really like serving others now. I want to do something along the lines of digital media in a nonprofit organization. We’ll see.” Leahy’s number one tip for students who are struggling to get more involved while keeping up with school, besides going to AU Involve events, it to get a planner. “Get a planner and a couple different colored pens,” Leahy said. “Assign things different colors and write everything down. I write things down in my planner, my phone and my laptop. Just keep writing things down so that you remember them; it’s what got me this far.”

The Black Student Union held a panel to discuss racially-charged issues that have come to new light since Donald Trump’s inauguration. The panel was held on Monday, Feb. 13 and included Vice President for Student Affairs Bobby Woodard, Assistant Vice President for Student Affairs Outreach Johnny Greene, Assistant Provost Taffye Benson Clayton, City Councilman Ron Anders and Police Chief Paul Register. Some of the topics discussed included racial profiling by police officers as well as microaggressions, a term defined by one student as “an insult that is not verbally said as an insult.” BSU members discussed the reactionary “counter-protests” that emerged during last week’s peaceful anti-Trump protest.

BSU Assistant Director of Public Relations Brian Young said while BSU members may not agree with the counter-protesters, he respects their right to protest peacefully. “It’s never progressive when you have something that you’re against or something, and you have everyone up in there and everyone is against it,” Young said. “No, you want to bring it to the people that are for whatever you have. I think it’s more progressive to see true colors.” Woodard addressed complaints of physical aggression by counter-protesters including spitting on students. “We don’t say yes or no to a protest, we ask you to know about it so we can make it safe,” Woodard said. “We didn’t see anyone attempt to spit on anybody, but if we would have, we would have taken them through conduct.”


The Auburn Plainsman

Thursday, February 16, 2017




Thursday, February 16, 2017



Running for office should require more SPRING 2017 EDITORIAL BOARD

SGA molds the leaders that help implement change on our campus. From freshman senators to committee chairs to executive members, the student senate has the power to hear the grievances of their constituents. They use that information to collaborate with University administrators who can help make Auburn a better place. These elected campus officials help facilitate student success and make the student body happier as a whole by utilizing their SGA office hours, meeting new people through their classes and reaching out to constituents they might not otherwise have the chance to speak to. The resolutions the student senate propose have the ability to change minute details on campus such as adding Weagle Water stations, to monumental administrative updates such as Tiger Scheduler, football ticketing and campus dining options. This fact makes it especially daunting that there are fewer requirements of those major SGA candidates than that of Miss Homecoming, Miss Auburn and other positions requiring an interview and narrowing-down process before choosing a winner. Those positions on campus that allow for that kind of change should be taken seriously by the students running and by the students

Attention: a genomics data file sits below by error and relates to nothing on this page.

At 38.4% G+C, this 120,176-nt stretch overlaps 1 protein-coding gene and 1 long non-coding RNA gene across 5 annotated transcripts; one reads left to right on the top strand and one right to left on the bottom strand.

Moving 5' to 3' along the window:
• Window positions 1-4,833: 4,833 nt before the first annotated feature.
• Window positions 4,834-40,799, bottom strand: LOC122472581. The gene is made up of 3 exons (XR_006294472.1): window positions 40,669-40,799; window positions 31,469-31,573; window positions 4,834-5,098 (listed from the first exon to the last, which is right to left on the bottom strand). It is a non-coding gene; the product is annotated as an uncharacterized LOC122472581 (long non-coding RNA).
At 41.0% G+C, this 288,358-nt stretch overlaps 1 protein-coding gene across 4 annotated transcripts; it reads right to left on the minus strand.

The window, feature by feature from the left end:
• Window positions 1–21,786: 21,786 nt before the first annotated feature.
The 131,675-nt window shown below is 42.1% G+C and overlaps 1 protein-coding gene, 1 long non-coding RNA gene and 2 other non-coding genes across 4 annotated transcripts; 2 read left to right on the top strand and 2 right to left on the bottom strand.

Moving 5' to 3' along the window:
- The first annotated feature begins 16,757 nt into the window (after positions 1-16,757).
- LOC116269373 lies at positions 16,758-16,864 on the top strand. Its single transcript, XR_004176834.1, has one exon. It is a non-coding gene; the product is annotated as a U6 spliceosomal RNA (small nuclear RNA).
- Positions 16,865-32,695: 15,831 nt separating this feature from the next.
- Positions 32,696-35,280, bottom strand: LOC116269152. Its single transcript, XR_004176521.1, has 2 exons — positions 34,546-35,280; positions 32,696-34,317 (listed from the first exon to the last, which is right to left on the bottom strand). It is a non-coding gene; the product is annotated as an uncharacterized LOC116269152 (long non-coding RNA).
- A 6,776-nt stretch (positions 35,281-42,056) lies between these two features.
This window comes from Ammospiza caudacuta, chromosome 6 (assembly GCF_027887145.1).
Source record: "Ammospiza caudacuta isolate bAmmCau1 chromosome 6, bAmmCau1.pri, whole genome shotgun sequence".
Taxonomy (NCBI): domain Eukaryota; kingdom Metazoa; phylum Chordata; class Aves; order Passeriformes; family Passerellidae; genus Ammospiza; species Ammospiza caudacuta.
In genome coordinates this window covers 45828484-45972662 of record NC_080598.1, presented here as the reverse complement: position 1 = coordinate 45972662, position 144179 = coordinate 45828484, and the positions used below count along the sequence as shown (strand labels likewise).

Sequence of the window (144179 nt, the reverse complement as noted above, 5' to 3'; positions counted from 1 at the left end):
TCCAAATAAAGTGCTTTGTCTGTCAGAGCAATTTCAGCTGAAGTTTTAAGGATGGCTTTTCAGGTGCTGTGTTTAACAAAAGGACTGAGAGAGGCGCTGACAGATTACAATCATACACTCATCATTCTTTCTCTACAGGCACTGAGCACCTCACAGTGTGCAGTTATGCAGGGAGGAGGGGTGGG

putting them into power through the election process. That’s not to say an SGA-run interview process is the way to successful rectify this situation. To those who worry that would make the system “rigged,” there several other ways to make sure those who the student body see most fit to lead are running for office over those less deserving. While SGA’s Code of Laws has requirements addressing factors such as academic standing, the character of those choosing to lead the student body is just as important as their grades and previously held positions. The content of each candidates character is just as important as the students are putting their trust in them. The SGA campaigning process requires a lot of time, money and effort on behalf of the candidates. But it also takes up the time of those students willing to listen to their ideas and goals. To not take that seriously would be robbing fellow students and “the Auburn Family” of their time, as the campaign process can be both physically and emotionally exhausting. Hence, having fellow students legitimize ones candidacy provides proof that a large enough group believes that candidate is fit to serve, at least in the eyes of that group. Although the Code of Laws has gone


through a complete audit over the past year, it’s worth considering making more changes to the elections laws. Something as simple as requiring students who’d like to run for major SGA positions to obtain 100 signatures in a petition could help legitimize the candidates by getting the stu-